A bit of Pink Floyd Via Alan Parsons driving through the night. When he is not producing for Father John Misty this Laurel Canyon denizen is making pure Psychedelic Pop of the highest order.
061. Rosali – Trouble Anyway
Only her second album, Philadelphia based songwriter Rosali has crafted a style that is sensual, immersive, and somewhat sprawling in the best of ways. “Rise To Fall” is an 8-minute compelling tour-de-force that puts her musician first guitar chops on full display.
060. Courtney Barnett – Tell Me How You Really Feel
Better than her last record, if that is even possible, there are tones of Neil Young along with 90’s Indie Rock sensibilities sprinkled all around this record. A bit darker than we are used to from this Aussie, but Courtney continues to captivate.
059. Cowboy Junkies – All That Reckoning
Six years from the last record, their new release just might be their best record since the 30-year-old The Trinity Session. It’s that good.
058. Brandi Carlile – By The Way, I Forgive You
Brandi Carlile is a Canadian national treasure. “The Joke” end “Every Time I hear that song are just two favorites on this high-quality set of songs.
057. Anna Calvi Hunter
With this, her long-awaited third album, Calvi doesn’t disappoint delivering her strongest set yet. Channeling Patti Smith one minute and Scott Walker the next, Nick Cave probably has this one his on frequent spin on his turntable.
056. Hot Snakes – Jericho Sirens
On the short list of bands that just might be saving Rock and Roll. This one is meant to be listened to at maximum volume. “I Need a Doctor” might rip the hair from your skull and the title track is an angry piece of Rock and Roll that is bristling with the type of energy that would make Tesla proud.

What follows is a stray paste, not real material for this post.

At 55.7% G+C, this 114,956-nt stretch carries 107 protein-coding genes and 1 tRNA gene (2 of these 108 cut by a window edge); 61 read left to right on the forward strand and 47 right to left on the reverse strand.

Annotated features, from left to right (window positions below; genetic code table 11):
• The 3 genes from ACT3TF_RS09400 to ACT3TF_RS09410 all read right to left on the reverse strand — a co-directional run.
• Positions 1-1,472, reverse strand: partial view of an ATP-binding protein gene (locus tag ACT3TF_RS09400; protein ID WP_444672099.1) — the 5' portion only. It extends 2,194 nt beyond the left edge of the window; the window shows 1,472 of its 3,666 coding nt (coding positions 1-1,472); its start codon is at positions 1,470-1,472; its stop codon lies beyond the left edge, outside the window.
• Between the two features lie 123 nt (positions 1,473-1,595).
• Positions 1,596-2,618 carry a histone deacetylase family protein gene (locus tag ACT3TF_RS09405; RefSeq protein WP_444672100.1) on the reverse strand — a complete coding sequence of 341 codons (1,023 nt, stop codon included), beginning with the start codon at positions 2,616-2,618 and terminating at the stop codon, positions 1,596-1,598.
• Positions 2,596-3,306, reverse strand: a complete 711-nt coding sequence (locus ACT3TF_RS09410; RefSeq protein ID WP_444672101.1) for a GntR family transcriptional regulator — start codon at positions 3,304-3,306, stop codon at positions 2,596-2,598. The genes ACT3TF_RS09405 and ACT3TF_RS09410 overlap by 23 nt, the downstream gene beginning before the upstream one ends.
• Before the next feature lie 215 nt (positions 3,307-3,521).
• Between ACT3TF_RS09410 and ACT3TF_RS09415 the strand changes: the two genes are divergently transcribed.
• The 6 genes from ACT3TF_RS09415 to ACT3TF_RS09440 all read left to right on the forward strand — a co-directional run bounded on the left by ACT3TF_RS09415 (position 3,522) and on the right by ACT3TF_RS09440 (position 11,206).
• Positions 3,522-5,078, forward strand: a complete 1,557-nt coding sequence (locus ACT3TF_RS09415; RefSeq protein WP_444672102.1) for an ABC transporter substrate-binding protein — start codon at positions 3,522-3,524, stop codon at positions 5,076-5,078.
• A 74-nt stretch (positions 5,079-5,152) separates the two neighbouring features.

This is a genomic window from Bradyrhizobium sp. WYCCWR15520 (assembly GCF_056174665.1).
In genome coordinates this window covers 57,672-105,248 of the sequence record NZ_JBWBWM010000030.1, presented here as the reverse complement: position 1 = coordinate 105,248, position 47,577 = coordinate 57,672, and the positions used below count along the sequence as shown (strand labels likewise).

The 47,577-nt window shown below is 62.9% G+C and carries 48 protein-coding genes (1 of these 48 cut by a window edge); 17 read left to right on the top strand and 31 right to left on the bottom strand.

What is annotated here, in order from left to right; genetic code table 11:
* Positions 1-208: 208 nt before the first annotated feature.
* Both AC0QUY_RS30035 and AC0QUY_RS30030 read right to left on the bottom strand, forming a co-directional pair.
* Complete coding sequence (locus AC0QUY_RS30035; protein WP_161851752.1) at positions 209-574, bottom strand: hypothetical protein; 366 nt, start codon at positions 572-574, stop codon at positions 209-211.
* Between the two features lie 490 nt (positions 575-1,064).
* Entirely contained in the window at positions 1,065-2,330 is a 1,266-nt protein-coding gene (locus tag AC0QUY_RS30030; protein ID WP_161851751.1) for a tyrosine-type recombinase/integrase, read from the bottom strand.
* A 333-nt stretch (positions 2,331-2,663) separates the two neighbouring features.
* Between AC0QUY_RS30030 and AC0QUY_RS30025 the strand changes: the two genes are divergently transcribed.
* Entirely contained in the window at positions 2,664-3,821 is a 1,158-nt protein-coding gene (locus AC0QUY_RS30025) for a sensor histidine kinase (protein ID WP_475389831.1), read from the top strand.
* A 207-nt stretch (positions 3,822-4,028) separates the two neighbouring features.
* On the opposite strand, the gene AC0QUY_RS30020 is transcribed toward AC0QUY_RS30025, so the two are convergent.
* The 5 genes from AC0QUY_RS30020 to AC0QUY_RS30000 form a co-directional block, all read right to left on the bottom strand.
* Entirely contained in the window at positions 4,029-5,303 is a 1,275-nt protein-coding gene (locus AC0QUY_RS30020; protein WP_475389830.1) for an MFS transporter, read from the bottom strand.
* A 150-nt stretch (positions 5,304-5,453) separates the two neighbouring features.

055. Elvis Costello & The Imposters – Look Now
Look Now is one of the finest Elvis Costello albums in years. This one has all of the touch points. Beautiful ballads, “Don’t look now,” Uptempo Rockers, “Under Lime,” and Burt Bacharach-inspired tunes with “I Let The Sun Go Down.” There is even a Carole King co-write on “Burnt Sugar Is So Bitter.” This one will move up your own personal list with multiple listens.
054. Willie Nelson – Last Man Standing
When Willie Nelson puts out a record we are contractually obligated to include it on the best of the year list. And, when he puts out two albums in the same year, well there are decisions to make. And the winner is Last Man Standing edging out My Way only because it is a set of original songs, and yes, Willie’s still got it.
053. Chris Stills – Don’t Be Afraid
The apple doesn’t fall far from the Stephen Stills tree as demonstrated on this Laurel Canyon tinged beauty of a record. Every song is LA fun in the sun friendly, but “This Summer Love” stands head and palm trees above the rest.
052. The Nude Party – The Nude Party
Full of Austin Powers fun and swagger, The Nude Party would have been a hit in 1969. “Chevrolet Van,” their ode to life on the road is worth the price of admission alone.
051. Confidence Man – Confident Music For Confident People
Just lock yourself into the “Low Rider” dance vibe of “Don’t You Know I’m In a Band” and you will want to check out what is around the next corner. This one is a dance fever eclectic listen that will leave you wanting more.
050. Janelle Monae – Dirty Computer
Filled with guests the likes of Bryan Wilson, Pharrell Williams, and Grimes, this semi-concept album will take you down some pretty eclectic wormholes.